Many of them have endured 10 days of mostly bad news about the Rodeo-Chediski Fire that ravaged their communities, but the 800-plus evacuees at the Rim Country Middle School got some good news Monday morning they'll be going home soon, perhaps in the next few days.
"It's getting closer," said Ken Frederick, information specialist for the Coconino National Forest, who conducted the Monday morning briefing for the evacuees. Most of those staying at the shelter are from Heber and Overgaard communities where more than 200 homes were destroyed. "All the signs are there, so be encouraged."
Arizona Representative Jake Flake, whose district the fire is in, drove through the area en route to the briefing.
"The road is clear except for some smoke," Flake said. "I could see some active blazes here and there, but it was just an old stump burning out or something like that."
While Frederick wouldn't give the evacuees a firm estimate, Flake believes the word to re-enter evacuated areas could come soon.
"I think we're only a couple of days from the people going home," he said. "Heber-Overgaard is basically safe now, but you can't let those people go home until Forest Lakes is safe because most of the people have to go through there to get home."
Most of the evacuees, now in much better spirits, are ready to go.
"I am anxious," said Helen Defoor whose Overgaard house is reportedly safe. "I can't hardly wait to get home."
Frederick told evacuees that while the fire had reached 467,584 acres, it is now considered 70 percent contained.
Officials expect full containment of the Rodeo-Chediski Fire by this Sunday.
"All sides of the fire are looking good," he announced.
That's good news for the residents of Forest Lakes, a community of 600 homes that was considered in imminent danger from the rapidly approaching fire as recently as Saturday. Firefighters appear to be winning their battle to keep the roaring inferno away from several canyons that would serve as a one-way street into Forest Lakes, and fire lines south of Highway 260 appear to be holding.
Nevertheless, none of the fire is considered contained in the Heber-Overgaard-Forest Lakes area, the northwestern edge of the fire.
Friday morning, Gov. Jane Hull visited emergency workers and evacuees at Payson's Rim Country Middle School gym after a helicopter tour of the fire. The governor contrasted what she saw of the fire with a similar tour of the area two months ago to oversee efforts to prepare for what promised then to be a dangerous fire season.
"I think we all knew the fire season was going to be bad," Hull said. "I don't think anybody had any idea it was going to be this bad."
Hull promised the weary evacuees the state would do all it could to get them home as soon as possible.
"Everyone wants to get you back to your homes, to let you see your homes, just as quickly as we can," she said. "But we're not going to endanger lives firefighters' lives or yours."
The governor said a major disaster like this makes people remember the big picture.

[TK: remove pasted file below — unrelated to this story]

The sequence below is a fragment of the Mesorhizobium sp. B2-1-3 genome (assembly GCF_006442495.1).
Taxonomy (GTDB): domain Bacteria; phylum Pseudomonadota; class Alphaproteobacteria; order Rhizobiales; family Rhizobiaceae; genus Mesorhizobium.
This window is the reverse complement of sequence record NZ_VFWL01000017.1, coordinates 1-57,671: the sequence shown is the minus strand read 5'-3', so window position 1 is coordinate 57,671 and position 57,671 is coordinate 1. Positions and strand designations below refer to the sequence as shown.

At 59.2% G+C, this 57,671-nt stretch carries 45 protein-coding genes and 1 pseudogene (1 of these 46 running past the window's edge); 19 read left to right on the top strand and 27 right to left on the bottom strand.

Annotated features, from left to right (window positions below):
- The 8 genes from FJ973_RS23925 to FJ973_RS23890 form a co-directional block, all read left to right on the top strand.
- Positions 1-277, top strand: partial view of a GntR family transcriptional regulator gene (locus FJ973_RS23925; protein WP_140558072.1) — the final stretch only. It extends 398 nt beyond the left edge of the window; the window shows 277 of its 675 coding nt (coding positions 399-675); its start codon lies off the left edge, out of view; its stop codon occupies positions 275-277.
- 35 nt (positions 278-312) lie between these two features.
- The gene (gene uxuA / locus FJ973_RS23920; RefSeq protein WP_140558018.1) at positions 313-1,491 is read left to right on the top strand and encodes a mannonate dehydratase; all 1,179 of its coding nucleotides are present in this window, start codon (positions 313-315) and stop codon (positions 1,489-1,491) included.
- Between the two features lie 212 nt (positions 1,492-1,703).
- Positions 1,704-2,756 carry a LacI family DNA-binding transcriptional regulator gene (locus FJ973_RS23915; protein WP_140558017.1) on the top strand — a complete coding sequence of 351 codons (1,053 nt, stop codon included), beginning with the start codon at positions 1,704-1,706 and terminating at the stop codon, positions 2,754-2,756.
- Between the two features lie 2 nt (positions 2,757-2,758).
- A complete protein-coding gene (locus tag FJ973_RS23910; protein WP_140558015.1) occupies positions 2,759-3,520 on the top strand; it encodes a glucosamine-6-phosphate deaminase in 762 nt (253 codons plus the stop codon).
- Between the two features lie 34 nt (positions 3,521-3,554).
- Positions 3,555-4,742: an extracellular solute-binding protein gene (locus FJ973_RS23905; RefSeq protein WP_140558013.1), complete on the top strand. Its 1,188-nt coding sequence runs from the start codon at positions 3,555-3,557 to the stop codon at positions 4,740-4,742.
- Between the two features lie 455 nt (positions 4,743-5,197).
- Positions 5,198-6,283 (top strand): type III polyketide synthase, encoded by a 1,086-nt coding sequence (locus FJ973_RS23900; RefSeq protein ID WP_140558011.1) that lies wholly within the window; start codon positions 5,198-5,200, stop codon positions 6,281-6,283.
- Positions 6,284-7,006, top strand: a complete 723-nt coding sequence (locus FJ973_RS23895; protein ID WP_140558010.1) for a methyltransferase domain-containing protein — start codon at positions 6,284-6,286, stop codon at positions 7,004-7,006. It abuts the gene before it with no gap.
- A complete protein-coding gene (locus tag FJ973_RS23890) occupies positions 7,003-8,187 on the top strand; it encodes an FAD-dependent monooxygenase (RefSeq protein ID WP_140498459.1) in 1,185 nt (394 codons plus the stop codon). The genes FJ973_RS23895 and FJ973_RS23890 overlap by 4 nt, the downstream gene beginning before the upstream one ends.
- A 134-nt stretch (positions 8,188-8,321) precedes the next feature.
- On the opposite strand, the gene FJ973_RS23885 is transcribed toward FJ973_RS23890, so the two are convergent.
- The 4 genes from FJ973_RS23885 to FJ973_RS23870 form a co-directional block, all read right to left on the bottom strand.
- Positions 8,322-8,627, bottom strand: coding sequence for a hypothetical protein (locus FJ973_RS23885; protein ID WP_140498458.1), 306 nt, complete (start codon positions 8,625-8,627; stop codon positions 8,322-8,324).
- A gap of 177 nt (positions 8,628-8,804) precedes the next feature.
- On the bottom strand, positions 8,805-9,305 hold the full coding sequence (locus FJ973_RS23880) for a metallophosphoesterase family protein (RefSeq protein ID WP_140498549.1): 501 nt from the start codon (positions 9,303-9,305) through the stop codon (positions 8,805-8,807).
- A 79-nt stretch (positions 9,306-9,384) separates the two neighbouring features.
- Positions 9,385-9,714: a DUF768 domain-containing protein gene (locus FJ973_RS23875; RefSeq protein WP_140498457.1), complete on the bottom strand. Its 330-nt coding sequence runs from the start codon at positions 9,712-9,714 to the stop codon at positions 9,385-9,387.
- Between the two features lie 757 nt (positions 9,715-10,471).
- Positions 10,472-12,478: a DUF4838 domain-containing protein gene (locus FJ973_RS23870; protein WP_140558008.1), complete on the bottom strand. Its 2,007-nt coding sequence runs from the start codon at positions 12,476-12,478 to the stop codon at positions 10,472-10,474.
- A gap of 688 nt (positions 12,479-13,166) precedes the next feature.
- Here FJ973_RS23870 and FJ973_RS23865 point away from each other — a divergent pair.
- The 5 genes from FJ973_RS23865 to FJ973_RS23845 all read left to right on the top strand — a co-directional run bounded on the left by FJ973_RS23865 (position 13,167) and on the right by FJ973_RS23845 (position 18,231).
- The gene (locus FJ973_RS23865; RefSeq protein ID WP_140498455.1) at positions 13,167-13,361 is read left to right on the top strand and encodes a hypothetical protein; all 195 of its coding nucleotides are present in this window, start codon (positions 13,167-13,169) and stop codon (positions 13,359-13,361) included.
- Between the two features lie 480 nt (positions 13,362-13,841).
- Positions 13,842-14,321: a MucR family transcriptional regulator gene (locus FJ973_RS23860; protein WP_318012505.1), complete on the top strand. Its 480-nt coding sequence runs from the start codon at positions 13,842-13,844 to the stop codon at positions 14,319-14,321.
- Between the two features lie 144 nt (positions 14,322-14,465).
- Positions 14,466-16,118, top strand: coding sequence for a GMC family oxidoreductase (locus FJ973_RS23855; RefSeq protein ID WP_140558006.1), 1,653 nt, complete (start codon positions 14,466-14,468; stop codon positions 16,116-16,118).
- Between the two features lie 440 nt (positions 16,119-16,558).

"It makes you look at what you have and realize what's important," Hull said. "The most important thing to me right now is that there have been no lives lost."
Saturday, 25,000 of the 30,000 people evacuated from Show Low and other communities on the eastern side of the fire were allowed to return home. Like Forest Lakes, Show Low was saved after it appeared to be a lost cause.
A combination of drought, high temperatures, gusting winds and flying embers escalated the Rodeo-Chediski Fire at a rate as high as 5,000 acres per hour as they raced through ponderosa and pipine, juniper and manzanita at a rate of up to four miles per hour.
So far at least 423 homes have been destroyed, and more than $30 million has been spent fighting the blaze.
More than 4,000 fire personnel, 237 fire engines, 95 water tenders, and 23 helicopters are currently engaged.
As they finally seem to be gaining the upper hand, Flake expressed gratitude that it wasn't worse.
"It's hard to say we were fortunate when you have a fire of this magnitude, but we had a lot of blessings and one of them was that the crisis in Heber-Overgaard didn't come until Pinetop, Lakeside and Show Low was over," Flake said. "Had they come at exactly the same time, we wouldn't have had the resources and both areas would have been burned out."
He also praised the communities housing the evacuees.
"I spent a lot of time over at the (evacuation center) in Eagar and it was almost like a carnival atmosphere because these towns took care of them so well, and that is wonderful to me," he said. "I can't say enough about towns like Eagar, Springerville, Snowflake, St. John's, Taylor, Payson, White River. To me, they're the heroes."
Flake said the hospitality and support the evacuees have received has been a big factor in their ability to withstand their trying circumstances.
"Of course they want to go home," Flake said. "But I've talked to several people here and no one is upset."
Another factor is the talk of going home. As DeFoor listened to the briefing, she worked on a jigsaw puzzle with a big smile on her face.